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Israel, Iraq, And The US [Edward Said]
by Saima Alvi
14 November 2002 18:01 UTC
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ZNet | Iraq
Israel, Iraq, And The US
by Edward Said; Al Ahram; October 10, 2002  

Many parts of Lebanon were bombed heavily by Israeli warplanes
on 4 June, 1982. Two days later the Israeli army entered Lebanon
through the country's southern border. Menachem Begin was prime
minister, Ariel Sharon his minister of defense. The immediate
reason for the invasion was an attempted assassination in London
of the Israeli ambassador, but then, as now, the blame was
placed by Begin and Sharon on the "terrorist organisation" of
the PLO, whose forces in South Lebanon had actually observed a
cease-fire for about one full year before the invasion. A few
days later, on 13 June, Beirut was under Israeli military siege,
even though, as the campaign began, Israeli government spokesmen
had cited the Awali River, 35 kilometres north of the border, as
their goal. Later, it was to emerge without equivocation that
Sharon was trying to kill Yasser Arafat, by bombing everything
around the defiant Palestinian leader. Accompanying the siege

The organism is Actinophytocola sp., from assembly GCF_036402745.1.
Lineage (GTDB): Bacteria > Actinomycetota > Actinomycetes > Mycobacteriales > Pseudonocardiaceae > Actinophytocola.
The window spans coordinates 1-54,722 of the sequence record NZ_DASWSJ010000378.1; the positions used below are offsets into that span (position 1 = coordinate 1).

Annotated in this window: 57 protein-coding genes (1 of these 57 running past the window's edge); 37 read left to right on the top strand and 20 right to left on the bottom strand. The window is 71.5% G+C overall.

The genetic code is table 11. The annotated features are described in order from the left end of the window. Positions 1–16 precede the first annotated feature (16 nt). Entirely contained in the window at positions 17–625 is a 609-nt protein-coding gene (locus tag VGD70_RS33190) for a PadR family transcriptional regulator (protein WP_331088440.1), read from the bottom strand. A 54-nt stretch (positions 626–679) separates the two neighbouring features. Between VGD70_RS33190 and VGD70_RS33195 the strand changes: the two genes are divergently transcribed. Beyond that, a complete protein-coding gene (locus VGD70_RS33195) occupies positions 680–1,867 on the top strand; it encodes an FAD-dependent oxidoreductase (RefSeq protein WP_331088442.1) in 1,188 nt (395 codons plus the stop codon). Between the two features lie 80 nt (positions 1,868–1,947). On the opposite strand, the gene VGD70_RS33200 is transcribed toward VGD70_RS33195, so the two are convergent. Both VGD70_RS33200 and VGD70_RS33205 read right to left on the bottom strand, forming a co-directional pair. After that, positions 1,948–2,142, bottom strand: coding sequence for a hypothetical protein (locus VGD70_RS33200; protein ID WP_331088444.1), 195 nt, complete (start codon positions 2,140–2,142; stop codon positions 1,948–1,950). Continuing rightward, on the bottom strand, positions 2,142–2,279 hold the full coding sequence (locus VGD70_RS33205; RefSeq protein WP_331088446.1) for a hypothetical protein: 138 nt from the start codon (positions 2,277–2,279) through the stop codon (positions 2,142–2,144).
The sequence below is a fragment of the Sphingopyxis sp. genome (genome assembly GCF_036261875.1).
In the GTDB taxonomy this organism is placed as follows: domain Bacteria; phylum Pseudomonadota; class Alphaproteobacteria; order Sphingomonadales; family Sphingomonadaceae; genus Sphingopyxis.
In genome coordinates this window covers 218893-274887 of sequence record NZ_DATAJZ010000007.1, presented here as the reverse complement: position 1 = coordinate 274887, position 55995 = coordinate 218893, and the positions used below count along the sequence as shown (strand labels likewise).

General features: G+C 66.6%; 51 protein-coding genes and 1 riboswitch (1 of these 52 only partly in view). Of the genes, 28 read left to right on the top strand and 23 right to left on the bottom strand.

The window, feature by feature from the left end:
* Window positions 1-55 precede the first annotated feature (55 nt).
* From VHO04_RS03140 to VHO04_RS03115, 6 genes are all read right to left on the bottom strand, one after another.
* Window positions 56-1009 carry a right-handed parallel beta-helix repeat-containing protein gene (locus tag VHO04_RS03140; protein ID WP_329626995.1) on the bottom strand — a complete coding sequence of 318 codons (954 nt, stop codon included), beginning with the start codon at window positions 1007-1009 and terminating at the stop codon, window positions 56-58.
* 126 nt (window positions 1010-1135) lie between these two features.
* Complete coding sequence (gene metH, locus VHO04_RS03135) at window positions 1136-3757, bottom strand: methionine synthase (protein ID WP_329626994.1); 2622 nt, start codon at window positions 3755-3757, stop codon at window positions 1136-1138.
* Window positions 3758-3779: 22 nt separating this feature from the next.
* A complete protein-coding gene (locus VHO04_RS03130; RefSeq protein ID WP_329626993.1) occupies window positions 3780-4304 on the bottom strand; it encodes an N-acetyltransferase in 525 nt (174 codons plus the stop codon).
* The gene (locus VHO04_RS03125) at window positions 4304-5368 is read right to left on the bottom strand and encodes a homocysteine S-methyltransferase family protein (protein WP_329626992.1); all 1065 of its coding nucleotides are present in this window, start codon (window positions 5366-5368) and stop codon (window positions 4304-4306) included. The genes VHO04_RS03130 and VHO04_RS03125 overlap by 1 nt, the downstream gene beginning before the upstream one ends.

was a blockade of humanitarian aid, the cutting off of water and
electricity, and a sustained aerial bombing campaign that
destroyed hundreds of Beirut buildings and, by the end of the
siege in late August, had killed 18,000 Palestinians and
Lebanese, most of them civilians. 
Lebanon had been wracked with a terrible civil war since the
spring of 1975 and, although Israel had only once sent its army
into Lebanon before 1982, had been sought out as an ally by the
Christian right-wing militias early on. With a stronghold in
East Beirut, these militias cooperated with Sharon's forces
right through the siege, which ended after a horrendous day of
indiscriminate bombing on 12 August, and of course the massacres
of Sabra and Shatila. Sharon's main ally was Bashir Gemayel, the
head of the Phalanges Party, who was elected Lebanon's president
by the parliament on 23 August. Gemayel hated the Palestinians
who had unwisely entered the civil war on the side of the
National Movement, a loose coalition of left-wing and Arab
nationalist parties that included Amal, a forerunner of today's
Hizbullah Shi'ite movement that was to play the major role in
driving out the Israelis in May 2000. Faced with the prospect of
direct Israeli vassalage after Sharon's army had in effect
brought about his election, Gemayel seems to have demurred. He